Posted in Css

Firestarter staff writer Paul Festa draws more public attention to Internet Explorer’s lack of full CSS support in Developers gripe about IE standards inaction. Paul uses Jeffrey Zeldman, Eric Meyer, and Jakob Nielsen as sources for quotes about Adobe’s move to partner with Opera to improve CSS support in GoLive. In doing so, he nails the issues, shedding a brighter light on the lingering problems with Microsoft’s overly-popular browsing application. IE is a decent browser, but its shortcomings make it a dead-weight which is holding back forward-thinking web design and development. continued

Explaining the value

Adaptive Path just published an essay written by Jeff Veen, entitled The Business Value of Web Standards. It’s a short, concise overview focusing on the tangible benefits of designing and coding a site using web standards like XHTML and CSS. Jeff speaks from lots of experience working with (and pioneering in) web standards, from his earlier days at HotWired, to the current consulting he does on client projects with his partners. continued

Like Lichen?

It’s nice to see someone take an influence and do something with it. Sure, there are some structural similarities that hint toward Golden Mean, but I’m pleased and flattered to find a design which goes out of its way to establish its own identity through completely modified graphics, colors, and type treatments. I’ve seen enough copies of design work to know that Parker actually took the time to deconstruct a CSS file, learn how it was put together and what it was doing, and rebuild a style sheet from scratch for a modified design. I could pass on the idea of lichen as a representation of beauty. But hey, “eye of the beholder” and all that. Well done.

Other entries for SitePoint’s CSS Design Contest are listed here. (grazie a mezzoblue)

Making the absolute, relative

A curious reader recently asked about the Adaptive Path redesign:

“I’m puzzling over why with the main nav bar you nested an absolute div into a relative div?”

A simple answer to his question is: Because I wanted optimum flexibility for the header and navigation, and to keep the navigation the same distance from the logo, no matter how the text is resized.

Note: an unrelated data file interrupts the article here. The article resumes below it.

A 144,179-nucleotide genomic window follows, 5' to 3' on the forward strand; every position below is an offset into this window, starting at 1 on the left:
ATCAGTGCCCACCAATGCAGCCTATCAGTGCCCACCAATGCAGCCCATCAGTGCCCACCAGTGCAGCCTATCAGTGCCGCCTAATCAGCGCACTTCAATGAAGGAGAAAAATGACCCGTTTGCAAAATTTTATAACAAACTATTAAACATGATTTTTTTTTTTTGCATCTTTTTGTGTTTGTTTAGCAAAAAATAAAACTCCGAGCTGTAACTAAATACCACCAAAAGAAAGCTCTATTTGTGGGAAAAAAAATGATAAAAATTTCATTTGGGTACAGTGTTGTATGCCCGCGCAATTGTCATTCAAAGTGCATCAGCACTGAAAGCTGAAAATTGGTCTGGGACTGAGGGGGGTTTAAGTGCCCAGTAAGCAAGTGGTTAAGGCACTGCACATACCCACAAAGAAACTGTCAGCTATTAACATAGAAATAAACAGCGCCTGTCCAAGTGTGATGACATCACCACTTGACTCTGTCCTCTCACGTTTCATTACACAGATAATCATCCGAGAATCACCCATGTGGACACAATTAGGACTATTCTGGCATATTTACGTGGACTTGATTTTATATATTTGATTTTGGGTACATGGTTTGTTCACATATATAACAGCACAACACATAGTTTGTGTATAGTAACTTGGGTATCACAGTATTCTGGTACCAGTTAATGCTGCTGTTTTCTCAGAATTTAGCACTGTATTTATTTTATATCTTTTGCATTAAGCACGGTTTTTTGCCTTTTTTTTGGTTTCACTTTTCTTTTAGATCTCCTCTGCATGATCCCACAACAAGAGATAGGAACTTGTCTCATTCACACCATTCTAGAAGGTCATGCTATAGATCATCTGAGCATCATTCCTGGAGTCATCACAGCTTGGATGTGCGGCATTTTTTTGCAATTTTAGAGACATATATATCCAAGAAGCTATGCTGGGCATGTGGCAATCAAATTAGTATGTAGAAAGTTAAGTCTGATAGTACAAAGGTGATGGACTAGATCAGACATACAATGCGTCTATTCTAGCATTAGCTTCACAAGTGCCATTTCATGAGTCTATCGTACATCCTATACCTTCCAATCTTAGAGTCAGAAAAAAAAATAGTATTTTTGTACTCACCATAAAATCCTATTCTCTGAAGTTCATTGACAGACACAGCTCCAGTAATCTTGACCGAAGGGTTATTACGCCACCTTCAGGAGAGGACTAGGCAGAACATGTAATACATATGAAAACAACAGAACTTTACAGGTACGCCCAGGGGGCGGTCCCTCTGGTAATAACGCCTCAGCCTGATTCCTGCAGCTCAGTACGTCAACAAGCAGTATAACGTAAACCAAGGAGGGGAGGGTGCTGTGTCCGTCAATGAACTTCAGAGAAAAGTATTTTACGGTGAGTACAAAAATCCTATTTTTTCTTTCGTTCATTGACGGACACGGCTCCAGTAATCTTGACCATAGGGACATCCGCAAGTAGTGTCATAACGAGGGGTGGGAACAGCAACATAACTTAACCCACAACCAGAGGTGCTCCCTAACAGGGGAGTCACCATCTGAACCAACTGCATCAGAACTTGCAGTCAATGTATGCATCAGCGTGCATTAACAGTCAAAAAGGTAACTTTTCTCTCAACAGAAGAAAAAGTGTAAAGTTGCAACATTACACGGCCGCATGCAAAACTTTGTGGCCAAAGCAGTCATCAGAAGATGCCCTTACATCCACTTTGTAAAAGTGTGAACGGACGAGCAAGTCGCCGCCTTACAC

That’s the strategic answer providing rationale for the method. But I gather he might also be seeking a tactical answer. To answer his question thoroughly, I’ll backpedal a bit, and explain the workings of CSS absolute positioning in my own words, provide an example which demonstrates a different effect than the one achieved in the Adaptive Path design, then come back to the AP navigation.


Weaving CSS dreams

In promising news for web design and development, Macromedia’s Dreamweaver MX 2004 claims it will possess much more powerful CSS support, as well as significant improvements which will help its users create accessible content. A page from Dreamweaver’s tour presents an overview of its CSS-related features. Susan Morrow, a senior director for Macromedia, is quoted with this statement in an article at MacCentral:

“It’s time for CSS to become the broad standard it should be, […] However, to date, it’s been difficult to implement.”


New ink for

Congratulations to Dan Cederholm and team on launching a brand new The site sports a clean design, valid XHTML 1.0 Transitional markup, and a nice dosage of the CSS background-image property to pull in decorative icons and bullets, keeping most of them out of the markup. It also uses Dan’s mini-tab effect for main navigation, which he and I must have independently devised around the same time, since Adaptive Path uses something very similar. continued

The new Path

It seems I’ve not had many chances to toot my own horn lately with announcements of new designs or projects with which Stopdesign has been involved. When a print design is complete, the wait for a finished product merely depends on the printer’s schedule or a publisher’s distribution cycle. Some design projects for the web are application-based, and get tucked behind a login screen preventing access to the majority of the new design. Other projects get held up in lengthy development cycles and iterative improvements which delay public release. But once a new site design has been thoroughly produced, staged, analyzed, tested, and deemed ready for the world, making it available is almost as simple and instant as flipping a switch. continued

Quark site finds standards religion

In a related note, Quark recently redesigned their site using XHTML for structure and CSS for presentation and table-free layout. The pages are simple and beautifully clean. The main navigation features slick slide-down subnavigation, though they could have built this navigation using an unordered list, then kept the subnavigation properly nested within the main nav list. The majority of their top-level pages validate using XHTML 1.0 Transitional. continued

A design process revealed

For individuals who are neither designers nor artists, it may seem like those who are, use a lot of smoke and mirrors, magically whipping up each stunning creation. Artistic talent and creativity can certainly aid and enhance the final result, but design, in particular, generally follows a process. Each designer — or design group — develops a method for solving problems, then evolves that method over time. While no one person or group may view a problem from the same perspective, general similarities often appear in their approach. continued

In the garden

I returned last night from a relaxing holiday weekend spent in Pismo Beach with a few good friends. One afternoon, while most of the others retired to their rooms for a midday siesta, I pulled out my laptop, settled into a big rocking chair looking out into a garden filled with native California shrubs, trees, flowers, and herbs, and was finally able to polish off a design submission for the CSS Zen Garden. continued